Water in a Basket I: No one is even talking about rebuilding our homes yet


“Thank God no life was lost!”


There are six structures in Moses’ compound – about 5km into Welfare Quarters, well known as a sodden area in Makurdi. Two of the buildings belong to his younger brother, who wasn’t around when the houses got flooded.

“Thank God no life was lost”, Moses, a businessman who speaks French fluently, prefaced the story he was about to tell.

The rain, he said, began at about 2 am on the morning of August 26 but it didn’t stop him and his family from enjoying their sleep. That was until around 3 am, when he found himself awake in the middle of a pool, watching in horror as some of his properties floated. Naturally, he feared for the safety of his family, including Godwin, his eldest son who lived in a detached flat inside the compound.

As they struggled to retrieve all things that appeared redeemable from the pool in which their entire lives now either lay sunken or afloat, it hit Moses that the attempt was futile. He could hear the occupiers of the other buildings in the compound calling everyone out to safety and by the time he and his family manoeuvred their way out, he’d banished any thoughts about redeemable property.

The singular concern was to make a channel for the 3.5 feet pool of water, in which they all waded, to flow.

It was well past 5am before anyone could make it through.


The aftermath of the flood was not only visible inside the compound, where Moses and I weaved our way through the remaining evidence of a lifetime of acquisitions that lay destroyed here and there. The two buildings at the entrance of the main house had both collapsed. And as Moses led me around the compound, I noticed a path – the channel they created to let the water through.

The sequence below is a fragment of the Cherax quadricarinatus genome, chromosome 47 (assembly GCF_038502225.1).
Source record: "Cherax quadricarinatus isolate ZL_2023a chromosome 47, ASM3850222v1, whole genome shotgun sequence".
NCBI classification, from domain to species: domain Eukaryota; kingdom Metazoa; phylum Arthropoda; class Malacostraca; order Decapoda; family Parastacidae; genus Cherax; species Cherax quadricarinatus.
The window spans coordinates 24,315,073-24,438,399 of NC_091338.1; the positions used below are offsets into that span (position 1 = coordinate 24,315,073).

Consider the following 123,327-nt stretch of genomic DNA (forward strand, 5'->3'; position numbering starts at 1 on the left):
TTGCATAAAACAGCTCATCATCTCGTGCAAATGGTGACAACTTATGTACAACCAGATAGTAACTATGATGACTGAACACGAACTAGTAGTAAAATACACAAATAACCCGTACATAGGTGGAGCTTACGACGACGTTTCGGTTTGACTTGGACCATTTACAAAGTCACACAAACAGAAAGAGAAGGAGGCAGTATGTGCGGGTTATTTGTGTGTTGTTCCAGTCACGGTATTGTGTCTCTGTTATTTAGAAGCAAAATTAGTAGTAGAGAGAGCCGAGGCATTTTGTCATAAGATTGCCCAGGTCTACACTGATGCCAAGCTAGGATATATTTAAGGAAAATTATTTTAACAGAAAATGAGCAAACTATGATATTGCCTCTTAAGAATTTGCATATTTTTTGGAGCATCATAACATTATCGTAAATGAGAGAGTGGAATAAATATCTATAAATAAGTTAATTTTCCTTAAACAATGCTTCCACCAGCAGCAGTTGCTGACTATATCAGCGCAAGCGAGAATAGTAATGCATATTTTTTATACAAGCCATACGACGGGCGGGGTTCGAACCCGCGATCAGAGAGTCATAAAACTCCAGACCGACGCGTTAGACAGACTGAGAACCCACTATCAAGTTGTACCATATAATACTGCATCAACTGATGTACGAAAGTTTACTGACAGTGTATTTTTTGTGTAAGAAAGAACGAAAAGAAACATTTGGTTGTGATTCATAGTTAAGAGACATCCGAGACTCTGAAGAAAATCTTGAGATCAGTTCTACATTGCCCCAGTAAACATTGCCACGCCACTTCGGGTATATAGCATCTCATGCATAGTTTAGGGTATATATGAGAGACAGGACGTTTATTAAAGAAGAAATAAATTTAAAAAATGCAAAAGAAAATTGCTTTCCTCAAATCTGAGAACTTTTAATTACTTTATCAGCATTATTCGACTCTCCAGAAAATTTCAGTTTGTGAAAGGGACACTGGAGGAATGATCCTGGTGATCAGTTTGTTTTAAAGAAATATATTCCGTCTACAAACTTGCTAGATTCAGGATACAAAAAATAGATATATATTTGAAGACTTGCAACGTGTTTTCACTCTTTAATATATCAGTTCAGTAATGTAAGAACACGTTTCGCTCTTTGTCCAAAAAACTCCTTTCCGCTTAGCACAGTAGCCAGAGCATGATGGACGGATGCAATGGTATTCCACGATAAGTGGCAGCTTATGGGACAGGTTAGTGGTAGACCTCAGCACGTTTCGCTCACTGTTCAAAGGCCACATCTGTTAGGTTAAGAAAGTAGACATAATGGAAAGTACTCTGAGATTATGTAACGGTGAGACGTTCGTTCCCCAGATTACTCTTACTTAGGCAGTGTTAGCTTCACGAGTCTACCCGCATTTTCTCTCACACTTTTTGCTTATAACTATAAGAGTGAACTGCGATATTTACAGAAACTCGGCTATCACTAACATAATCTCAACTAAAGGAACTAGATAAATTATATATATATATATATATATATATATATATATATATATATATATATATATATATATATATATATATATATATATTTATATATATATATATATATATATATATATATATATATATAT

On the other side of the road from the compound, was a rice plantation that had served as their muster point that night.




Residents of Makurdi have been most supportive, Moses admits. He also knows of the efforts of NGOs, philanthropists, Churches, the Federal Government as well as well-meaning individuals who have been sending in all sorts of relief materials, consumables and first aid items.

“However, those of us who prefer to try and salvage our residences have got barely little or nothing because it is generally believed that those in the IDP camps are the most distressed.”

For Moses, the relief materials should not only be consumable items and clothes, he really wishes there’ll be building materials such as cements, bricks, roof sheets and a token for manpower to rehabilitate the already devastated structures.


For how long will they accommodate people on these camps?

Moses doesn’t think the aids trickling into Benue are the right kind.

“Many of us are still employed. We have our initial sources of livelihood. I deal in the buying and selling of grains, guinea-corn, corn, millets and other seedlings. I lost five bags of corn the night of the flood which cost 10,000 naira each.”


“To get the same worth of corn now is 16,000. Some of us are subsistent farmers and many of our small farms have been washed away with the flood. Non-IDP campers have only got the help that they have through the deliberate efforts of NGOs and philanthropists who have sought them out by choice.”


“No one is even talking about rebuilding our homes yet.”


Read our introduction to this 5-part series here.


Read the next instalment in the series here.

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